kids

People Are Outraged At The ‘Contract’ A Teacher Gave To A Student Who Asked To Use The Bathroom

by Lindsey Weedston

Recently, the internet came together to widely condemn a poorly written contract that underage students were asked to sign. The contract gave them access to only two bathroom passes per month. And yes, that includes nurse visits and trips to get water.

An eighth-grader at Aspire Hanley Middle School in Memphis, Tennessee, brought this contract home. A friend of the child’s mother, who goes by iJaadee on Twitter, posted a photo of the controversial agreement created by one Mrs. White.

“Your child comes home and shows you this note her teacher had her sign at school. What’s your reaction?” iJaadee asked her followers. For the most part, the response was quite negative, with many ripping into Mrs. White’s ironically bad grammar.

“OMG — at first I thought/hoped it was a joke!” wrote one user after she saw iJaadee’s tweet. “I’d move my child out of this woman’s class not only for her being petty but because she slays the English language.”

Scroll down to see the note and learn more about the controversy surrounding this “petty” bathroom policy!

Is This a School or a Prison?

Is This a School or a Prison?

The way it’s worded, it sounds like the bathroom pass applies to more than one class. Most people seem to think that two allowances per month for bathroom, water, and nurse visits combined is more than just a little strict.

“As far as the intentions of the note it is, in fact, cruel and unusual,” wrote Twitter user @Lola_Resistance. “And those kids aren’t even in prison.”

The contract continues by saying that exceptions will only be made if the student brings in a doctor’s note, and that “failure to comply” will result in detention.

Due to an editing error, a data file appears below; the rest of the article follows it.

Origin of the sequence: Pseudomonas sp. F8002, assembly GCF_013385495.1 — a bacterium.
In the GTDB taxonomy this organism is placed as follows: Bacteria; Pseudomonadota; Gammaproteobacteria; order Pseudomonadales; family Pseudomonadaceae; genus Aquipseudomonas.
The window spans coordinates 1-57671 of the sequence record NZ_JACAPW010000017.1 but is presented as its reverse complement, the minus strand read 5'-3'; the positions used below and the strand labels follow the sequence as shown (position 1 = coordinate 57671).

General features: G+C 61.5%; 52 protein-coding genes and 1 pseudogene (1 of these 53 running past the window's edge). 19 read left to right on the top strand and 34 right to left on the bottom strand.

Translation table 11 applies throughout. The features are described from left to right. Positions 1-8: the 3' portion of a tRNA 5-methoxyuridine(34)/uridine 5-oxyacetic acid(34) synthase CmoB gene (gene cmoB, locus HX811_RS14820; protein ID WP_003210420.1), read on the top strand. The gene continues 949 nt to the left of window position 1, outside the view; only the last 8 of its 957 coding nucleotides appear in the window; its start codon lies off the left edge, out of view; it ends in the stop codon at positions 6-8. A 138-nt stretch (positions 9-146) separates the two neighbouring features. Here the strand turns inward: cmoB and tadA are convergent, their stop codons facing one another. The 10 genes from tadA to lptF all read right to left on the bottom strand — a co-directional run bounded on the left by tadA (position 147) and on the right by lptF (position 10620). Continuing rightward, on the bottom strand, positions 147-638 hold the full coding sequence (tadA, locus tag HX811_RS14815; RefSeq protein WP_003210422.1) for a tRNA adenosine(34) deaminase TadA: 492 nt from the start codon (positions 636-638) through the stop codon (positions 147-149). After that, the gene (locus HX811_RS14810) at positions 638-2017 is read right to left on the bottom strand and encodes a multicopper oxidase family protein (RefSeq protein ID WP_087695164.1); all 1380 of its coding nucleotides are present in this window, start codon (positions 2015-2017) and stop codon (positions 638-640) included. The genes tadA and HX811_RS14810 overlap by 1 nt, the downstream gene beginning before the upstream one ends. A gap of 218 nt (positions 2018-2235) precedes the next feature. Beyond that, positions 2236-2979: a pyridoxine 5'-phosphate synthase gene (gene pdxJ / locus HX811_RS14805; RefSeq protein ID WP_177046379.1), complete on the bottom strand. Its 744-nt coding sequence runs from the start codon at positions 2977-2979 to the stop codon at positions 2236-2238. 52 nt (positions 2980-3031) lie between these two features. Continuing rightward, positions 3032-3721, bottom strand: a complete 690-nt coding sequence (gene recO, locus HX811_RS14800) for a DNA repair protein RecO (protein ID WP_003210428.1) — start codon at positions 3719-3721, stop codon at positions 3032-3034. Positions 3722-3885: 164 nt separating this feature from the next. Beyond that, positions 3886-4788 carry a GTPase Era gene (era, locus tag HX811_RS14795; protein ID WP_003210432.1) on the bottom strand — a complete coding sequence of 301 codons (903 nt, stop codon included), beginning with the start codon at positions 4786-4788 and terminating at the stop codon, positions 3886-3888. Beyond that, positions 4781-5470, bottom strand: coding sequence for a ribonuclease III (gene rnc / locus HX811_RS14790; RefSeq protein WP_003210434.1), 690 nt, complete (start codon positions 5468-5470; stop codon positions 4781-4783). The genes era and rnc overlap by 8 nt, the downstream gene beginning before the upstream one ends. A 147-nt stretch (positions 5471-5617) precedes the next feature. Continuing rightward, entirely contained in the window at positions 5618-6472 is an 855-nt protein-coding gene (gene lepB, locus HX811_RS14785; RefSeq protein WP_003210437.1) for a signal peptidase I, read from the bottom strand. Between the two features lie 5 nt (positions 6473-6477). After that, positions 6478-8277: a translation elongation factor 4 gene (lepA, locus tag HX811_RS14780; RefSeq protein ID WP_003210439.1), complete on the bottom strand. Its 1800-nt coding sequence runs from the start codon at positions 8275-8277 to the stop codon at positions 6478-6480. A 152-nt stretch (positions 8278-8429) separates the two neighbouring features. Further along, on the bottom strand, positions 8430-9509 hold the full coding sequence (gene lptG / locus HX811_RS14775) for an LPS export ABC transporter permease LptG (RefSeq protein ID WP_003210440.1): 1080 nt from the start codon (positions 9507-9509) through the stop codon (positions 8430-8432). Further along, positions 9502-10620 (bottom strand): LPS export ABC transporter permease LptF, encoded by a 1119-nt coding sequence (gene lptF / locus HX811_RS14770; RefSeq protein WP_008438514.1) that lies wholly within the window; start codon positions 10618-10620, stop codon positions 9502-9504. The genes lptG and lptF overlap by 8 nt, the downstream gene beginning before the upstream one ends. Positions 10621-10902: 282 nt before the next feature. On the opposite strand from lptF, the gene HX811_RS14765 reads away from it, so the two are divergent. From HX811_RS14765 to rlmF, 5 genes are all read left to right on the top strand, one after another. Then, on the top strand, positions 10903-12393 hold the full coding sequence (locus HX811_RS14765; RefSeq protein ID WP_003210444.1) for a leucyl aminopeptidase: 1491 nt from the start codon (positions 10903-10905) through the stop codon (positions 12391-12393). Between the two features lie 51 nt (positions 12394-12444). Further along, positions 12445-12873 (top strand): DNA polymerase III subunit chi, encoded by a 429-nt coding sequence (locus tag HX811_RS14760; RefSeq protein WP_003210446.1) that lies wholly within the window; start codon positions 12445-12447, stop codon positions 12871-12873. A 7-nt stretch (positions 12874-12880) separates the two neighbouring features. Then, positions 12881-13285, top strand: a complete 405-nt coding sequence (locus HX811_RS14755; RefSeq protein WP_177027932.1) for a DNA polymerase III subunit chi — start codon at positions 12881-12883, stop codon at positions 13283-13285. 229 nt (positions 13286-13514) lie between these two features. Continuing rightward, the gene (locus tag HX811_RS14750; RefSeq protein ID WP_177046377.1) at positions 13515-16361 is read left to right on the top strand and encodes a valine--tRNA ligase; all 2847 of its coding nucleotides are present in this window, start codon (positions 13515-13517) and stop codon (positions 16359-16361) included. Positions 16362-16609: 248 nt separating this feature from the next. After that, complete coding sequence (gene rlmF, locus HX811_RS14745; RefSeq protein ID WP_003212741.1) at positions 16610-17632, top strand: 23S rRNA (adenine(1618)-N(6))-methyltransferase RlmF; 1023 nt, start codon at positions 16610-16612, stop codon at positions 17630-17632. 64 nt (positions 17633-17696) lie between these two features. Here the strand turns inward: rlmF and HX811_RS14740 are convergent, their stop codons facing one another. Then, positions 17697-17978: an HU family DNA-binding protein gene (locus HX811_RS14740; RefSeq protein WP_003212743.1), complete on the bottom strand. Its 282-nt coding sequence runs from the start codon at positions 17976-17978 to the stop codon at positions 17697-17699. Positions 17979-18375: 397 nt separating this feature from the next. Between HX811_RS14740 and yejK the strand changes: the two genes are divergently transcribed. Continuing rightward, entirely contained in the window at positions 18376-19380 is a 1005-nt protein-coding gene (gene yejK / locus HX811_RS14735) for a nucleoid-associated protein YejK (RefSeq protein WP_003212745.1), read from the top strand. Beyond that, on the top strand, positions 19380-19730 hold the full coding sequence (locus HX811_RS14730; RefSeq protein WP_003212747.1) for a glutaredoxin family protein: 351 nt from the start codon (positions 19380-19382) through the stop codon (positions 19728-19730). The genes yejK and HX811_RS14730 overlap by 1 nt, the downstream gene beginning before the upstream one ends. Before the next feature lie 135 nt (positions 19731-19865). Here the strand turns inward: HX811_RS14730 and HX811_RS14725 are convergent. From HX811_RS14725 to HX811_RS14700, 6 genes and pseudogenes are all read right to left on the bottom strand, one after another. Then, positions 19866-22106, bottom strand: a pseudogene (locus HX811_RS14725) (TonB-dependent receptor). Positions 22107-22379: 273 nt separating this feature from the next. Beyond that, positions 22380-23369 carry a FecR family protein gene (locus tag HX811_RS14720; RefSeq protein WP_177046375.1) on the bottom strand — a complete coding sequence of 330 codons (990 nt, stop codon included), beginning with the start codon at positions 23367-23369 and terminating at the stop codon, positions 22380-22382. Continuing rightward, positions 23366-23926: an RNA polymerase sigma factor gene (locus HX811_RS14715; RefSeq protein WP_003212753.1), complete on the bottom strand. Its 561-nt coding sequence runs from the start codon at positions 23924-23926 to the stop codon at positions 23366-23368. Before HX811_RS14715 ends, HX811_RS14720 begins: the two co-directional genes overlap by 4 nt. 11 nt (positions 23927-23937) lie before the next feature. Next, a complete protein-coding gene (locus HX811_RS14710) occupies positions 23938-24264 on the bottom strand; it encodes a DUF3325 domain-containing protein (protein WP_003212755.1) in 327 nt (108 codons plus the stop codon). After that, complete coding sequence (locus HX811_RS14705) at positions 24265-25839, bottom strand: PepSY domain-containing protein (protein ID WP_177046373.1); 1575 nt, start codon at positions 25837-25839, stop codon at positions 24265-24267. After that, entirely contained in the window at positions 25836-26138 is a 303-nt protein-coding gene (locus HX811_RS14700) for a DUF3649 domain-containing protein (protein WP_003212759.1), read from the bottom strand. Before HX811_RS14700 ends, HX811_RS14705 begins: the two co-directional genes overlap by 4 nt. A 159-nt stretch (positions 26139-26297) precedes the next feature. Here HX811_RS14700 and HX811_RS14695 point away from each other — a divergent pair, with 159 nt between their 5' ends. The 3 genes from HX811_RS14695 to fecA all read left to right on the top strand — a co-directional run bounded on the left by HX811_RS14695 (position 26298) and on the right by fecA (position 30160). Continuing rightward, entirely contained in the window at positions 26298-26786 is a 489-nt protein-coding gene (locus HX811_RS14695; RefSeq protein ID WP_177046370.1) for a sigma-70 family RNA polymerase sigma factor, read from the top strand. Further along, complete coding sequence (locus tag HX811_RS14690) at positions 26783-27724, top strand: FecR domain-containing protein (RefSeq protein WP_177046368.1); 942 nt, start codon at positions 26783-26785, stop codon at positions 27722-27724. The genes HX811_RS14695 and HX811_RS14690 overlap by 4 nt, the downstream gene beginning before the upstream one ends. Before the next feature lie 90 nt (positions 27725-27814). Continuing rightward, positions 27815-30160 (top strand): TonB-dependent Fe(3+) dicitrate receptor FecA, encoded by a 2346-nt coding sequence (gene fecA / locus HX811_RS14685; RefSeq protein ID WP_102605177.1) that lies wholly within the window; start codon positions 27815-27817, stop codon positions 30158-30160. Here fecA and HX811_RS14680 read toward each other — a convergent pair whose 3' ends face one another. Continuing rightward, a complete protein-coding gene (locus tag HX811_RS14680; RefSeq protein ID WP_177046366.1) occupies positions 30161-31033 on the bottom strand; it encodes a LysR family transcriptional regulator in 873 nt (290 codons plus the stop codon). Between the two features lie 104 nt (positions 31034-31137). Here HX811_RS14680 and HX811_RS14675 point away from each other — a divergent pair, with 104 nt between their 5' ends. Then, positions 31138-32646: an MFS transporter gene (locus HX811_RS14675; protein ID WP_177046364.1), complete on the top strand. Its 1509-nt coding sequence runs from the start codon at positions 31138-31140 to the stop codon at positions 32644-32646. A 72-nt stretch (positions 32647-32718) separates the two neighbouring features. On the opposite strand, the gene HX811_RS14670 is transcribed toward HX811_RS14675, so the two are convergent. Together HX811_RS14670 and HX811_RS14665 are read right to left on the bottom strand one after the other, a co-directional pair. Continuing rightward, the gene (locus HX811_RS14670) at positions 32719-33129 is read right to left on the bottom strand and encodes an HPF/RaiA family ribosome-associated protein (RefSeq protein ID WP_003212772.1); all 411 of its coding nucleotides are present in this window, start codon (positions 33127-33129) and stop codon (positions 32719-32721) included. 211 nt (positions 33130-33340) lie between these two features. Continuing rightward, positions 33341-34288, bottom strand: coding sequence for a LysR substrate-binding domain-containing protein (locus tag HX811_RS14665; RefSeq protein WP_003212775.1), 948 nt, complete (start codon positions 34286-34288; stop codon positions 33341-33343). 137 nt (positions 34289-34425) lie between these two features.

If the contract is lost, students are out of luck. No peeing for them, I guess — at least not in a toilet.

Real Harm to Real Kids

Real Harm to Real Kids

Many Twitter users have good reason to be outraged. Responses to the photo include a surprising number of stories about students who have been harmed by similar policies.

After the post made its way to Tumblr, user xenoqueer wrote about a girl at xenoqueer’s high school with epilepsy who was denied a pass to the nurse. That girl, unrelated to the Mrs. White situation, ended up having a seizure, falling onto the concrete floor, and getting a concussion.

“Another girl had severe vertigo-induced fainting, could not get a teacher to excuse her from phys ed class, and fell off a monkey bars and split her head open,” xenoqueer recalled.

While it’s true that some kids probably do attempt to abuse bathroom passes and nurse visits to get a break from class, it’s not worth punishing those students if others end up at risk of serious harm. It’s important to have structure and rules in a classroom, but not without common-sense exceptions.

“A student with, I believe, diabetes had a severe blood sugar drop and tried to eat a candy bar in a class with a ‘no food or drinks’ rule,” xenoqueer went on. “The candy bar was taken away, and she had to be taken out by EMTs.”